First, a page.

Gonzalez pumped for his Nationals debut

CHICAGO - After going hitless two days ago in their first rehab appearance of the season, both Michael Morse and Rick Ankiel homered last night for Double-A Harrisburg in the Senators’ 5-2 win over Bowie.

Minor league rehab assignment, major league power.

Ankiel played center field yesterday for Harrisburg, while Morse served as the DH. Morse, who is recovering from a strained lat, will be eligible to come off the DL and return to the Nats as early as Tuesday, while Ankiel could rejoin the major league club April 14.

Gio Gonzalez watched from the Nationals’ dugout Thursday as Stephen Strasburg threw seven innings of one-run baseball against the Cubs, and flashed his trademark smile after the game when asked about Strasburg’s performance.

“He set the tone,” Gonzalez said. “He set the tone for all of us.”

Let’s see if Gonzalez can reach the bar Strasburg set, or even bump it up a little bit.

Gonzalez will make his Nationals debut this afternoon, and seemingly everyone who follows this team is excited to see what the lefty can bring. The Nats know Gonzalez’s potential, which is why they paid such a steep price to obtain the 26-year-old hurler in an offseason trade with the A’s. Now it’s time to see Gonzalez unleash his potent repertoire while wearing a Nationals uniform.

“Obviously, you’re going to get butterflies here and there, but hopefully after the first pitch, it just goes away,” Gonzalez said of making his Nationals debut. “I was talking about that the other day with my dad, where you’re going to get those jitters, you’re going to get those butterflies. But after the first pitch, I think you’re going to settle in and just get going. Back to baseball.”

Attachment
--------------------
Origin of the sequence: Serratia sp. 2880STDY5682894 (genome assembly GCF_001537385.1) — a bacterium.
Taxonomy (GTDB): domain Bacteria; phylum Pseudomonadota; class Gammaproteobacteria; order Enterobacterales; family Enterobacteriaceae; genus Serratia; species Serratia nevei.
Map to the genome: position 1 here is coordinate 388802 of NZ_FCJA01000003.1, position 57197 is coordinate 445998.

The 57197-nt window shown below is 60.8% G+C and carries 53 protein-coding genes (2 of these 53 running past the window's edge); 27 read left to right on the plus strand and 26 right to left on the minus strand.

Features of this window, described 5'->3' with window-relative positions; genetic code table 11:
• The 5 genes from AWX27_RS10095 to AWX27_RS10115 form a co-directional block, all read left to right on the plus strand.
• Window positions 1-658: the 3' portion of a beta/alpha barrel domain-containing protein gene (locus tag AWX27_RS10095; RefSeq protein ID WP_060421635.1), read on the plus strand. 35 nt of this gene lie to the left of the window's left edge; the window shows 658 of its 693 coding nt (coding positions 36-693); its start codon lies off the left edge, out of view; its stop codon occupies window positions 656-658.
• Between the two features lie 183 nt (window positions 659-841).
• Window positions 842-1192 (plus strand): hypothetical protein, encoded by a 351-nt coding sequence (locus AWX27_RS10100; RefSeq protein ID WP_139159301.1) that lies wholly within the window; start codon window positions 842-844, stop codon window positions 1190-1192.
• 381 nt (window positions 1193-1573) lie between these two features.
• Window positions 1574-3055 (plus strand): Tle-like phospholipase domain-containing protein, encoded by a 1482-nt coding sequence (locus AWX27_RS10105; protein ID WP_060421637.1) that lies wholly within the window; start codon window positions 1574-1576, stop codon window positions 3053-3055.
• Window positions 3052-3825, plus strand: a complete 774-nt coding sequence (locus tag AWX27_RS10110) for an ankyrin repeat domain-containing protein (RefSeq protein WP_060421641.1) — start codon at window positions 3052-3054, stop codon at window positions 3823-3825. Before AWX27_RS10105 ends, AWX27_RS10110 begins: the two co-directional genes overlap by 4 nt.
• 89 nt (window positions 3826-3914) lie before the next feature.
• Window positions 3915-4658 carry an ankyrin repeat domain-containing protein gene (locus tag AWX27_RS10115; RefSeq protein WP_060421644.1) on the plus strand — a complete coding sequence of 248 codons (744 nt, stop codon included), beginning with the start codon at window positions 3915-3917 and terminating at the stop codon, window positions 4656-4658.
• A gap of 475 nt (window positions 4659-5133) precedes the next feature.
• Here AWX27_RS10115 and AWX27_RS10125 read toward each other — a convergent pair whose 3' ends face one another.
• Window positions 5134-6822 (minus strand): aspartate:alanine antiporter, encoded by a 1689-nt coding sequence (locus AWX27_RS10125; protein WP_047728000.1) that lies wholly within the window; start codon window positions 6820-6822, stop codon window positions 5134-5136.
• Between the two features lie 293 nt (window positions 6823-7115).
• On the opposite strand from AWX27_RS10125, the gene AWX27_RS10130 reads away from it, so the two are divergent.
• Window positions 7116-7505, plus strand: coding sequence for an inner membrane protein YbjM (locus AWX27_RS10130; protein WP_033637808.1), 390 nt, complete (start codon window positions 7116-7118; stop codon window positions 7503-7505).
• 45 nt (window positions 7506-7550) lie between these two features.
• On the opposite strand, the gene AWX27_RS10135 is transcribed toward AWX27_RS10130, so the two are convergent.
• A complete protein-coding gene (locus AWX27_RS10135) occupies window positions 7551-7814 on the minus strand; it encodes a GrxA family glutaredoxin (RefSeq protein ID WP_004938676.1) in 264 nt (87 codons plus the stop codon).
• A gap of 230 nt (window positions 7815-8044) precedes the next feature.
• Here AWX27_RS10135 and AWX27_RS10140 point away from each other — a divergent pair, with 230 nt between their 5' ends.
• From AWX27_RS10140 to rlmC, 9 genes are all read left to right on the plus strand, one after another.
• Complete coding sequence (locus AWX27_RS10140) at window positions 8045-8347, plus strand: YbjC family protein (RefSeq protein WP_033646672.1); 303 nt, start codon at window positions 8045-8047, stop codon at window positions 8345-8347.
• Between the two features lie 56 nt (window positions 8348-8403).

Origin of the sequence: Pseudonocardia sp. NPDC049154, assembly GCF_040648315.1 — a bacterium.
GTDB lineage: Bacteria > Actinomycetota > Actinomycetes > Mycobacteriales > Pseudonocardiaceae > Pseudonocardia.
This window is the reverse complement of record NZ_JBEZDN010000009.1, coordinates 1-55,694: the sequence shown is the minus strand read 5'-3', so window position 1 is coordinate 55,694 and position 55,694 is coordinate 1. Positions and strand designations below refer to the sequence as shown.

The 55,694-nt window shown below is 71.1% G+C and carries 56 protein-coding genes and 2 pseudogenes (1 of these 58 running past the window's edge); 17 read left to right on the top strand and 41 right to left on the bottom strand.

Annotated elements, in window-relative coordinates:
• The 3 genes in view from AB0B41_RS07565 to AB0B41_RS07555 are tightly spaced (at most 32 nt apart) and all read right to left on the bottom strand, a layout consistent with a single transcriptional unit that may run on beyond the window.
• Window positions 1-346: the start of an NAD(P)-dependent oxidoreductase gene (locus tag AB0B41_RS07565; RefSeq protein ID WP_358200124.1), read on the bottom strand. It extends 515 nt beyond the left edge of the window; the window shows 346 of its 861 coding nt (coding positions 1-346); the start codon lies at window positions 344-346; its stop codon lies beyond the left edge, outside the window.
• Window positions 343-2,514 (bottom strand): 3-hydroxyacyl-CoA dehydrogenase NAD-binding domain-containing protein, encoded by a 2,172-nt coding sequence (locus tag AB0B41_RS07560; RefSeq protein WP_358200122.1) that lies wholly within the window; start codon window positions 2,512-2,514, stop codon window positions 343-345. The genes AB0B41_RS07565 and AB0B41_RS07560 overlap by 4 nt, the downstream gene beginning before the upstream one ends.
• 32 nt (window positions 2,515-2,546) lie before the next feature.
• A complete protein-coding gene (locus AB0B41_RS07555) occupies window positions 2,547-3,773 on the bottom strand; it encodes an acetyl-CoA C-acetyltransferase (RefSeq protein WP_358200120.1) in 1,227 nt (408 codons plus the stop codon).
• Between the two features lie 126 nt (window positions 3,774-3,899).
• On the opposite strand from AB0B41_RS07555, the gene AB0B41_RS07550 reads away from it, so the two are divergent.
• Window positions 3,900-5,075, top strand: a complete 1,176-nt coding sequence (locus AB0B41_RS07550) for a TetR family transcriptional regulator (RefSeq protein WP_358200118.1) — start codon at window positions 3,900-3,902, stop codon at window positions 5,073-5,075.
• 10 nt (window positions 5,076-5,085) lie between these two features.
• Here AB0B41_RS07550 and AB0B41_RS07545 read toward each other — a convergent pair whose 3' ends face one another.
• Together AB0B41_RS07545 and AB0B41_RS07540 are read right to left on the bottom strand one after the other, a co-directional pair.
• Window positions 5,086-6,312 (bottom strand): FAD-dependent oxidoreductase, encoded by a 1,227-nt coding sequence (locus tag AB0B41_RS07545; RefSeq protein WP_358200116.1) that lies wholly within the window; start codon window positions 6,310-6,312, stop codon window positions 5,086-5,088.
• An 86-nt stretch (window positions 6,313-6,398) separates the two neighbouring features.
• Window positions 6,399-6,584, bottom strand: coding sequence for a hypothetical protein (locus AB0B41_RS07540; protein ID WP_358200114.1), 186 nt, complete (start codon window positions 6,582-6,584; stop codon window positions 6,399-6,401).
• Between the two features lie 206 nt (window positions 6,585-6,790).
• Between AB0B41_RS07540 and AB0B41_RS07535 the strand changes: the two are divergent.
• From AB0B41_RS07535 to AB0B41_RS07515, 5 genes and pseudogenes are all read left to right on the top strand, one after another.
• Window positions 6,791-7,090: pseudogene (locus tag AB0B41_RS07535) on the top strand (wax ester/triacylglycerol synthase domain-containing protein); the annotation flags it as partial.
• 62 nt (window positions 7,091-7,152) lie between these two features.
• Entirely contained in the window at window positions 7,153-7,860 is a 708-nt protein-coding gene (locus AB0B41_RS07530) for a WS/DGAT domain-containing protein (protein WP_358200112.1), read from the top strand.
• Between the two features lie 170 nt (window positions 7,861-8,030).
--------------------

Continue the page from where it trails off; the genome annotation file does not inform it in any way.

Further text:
Gonzalez was able to learn about the Wrigley Field conditions by watching Strasburg pitch on opening day, which should help him on the mound today. Normally, Gonzalez tries to limit the number of balls hit in the air, but in Chicago, with a stiff wind blowing in from the outfield, that strategy changes.

“For a pitcher, you were hoping for anything in the air, because it was going to be either a routine fly ball or warning track,” Gonzalez said. “One of those things you can learn from.”

As for picking up tendencies of some of the Cubs’ hitters Thursday, Gonzalez joked that not much will carry over from opening day, seeing as how “it’s not fair when you’ve got a guy throwing 99 mph and right-handed.” But Gonzalez will focus on pounding the strike zone, and like Strasburg, will aim to keep his pitch count low.

“Hopefully I can just locate the ball,” Gonzalez said. “Do my job, spotting it up and trying to get some early contact. Obviously, this is an aggressive-hitting team from what I saw, so hopefully I can make it happen when it comes down to it.”

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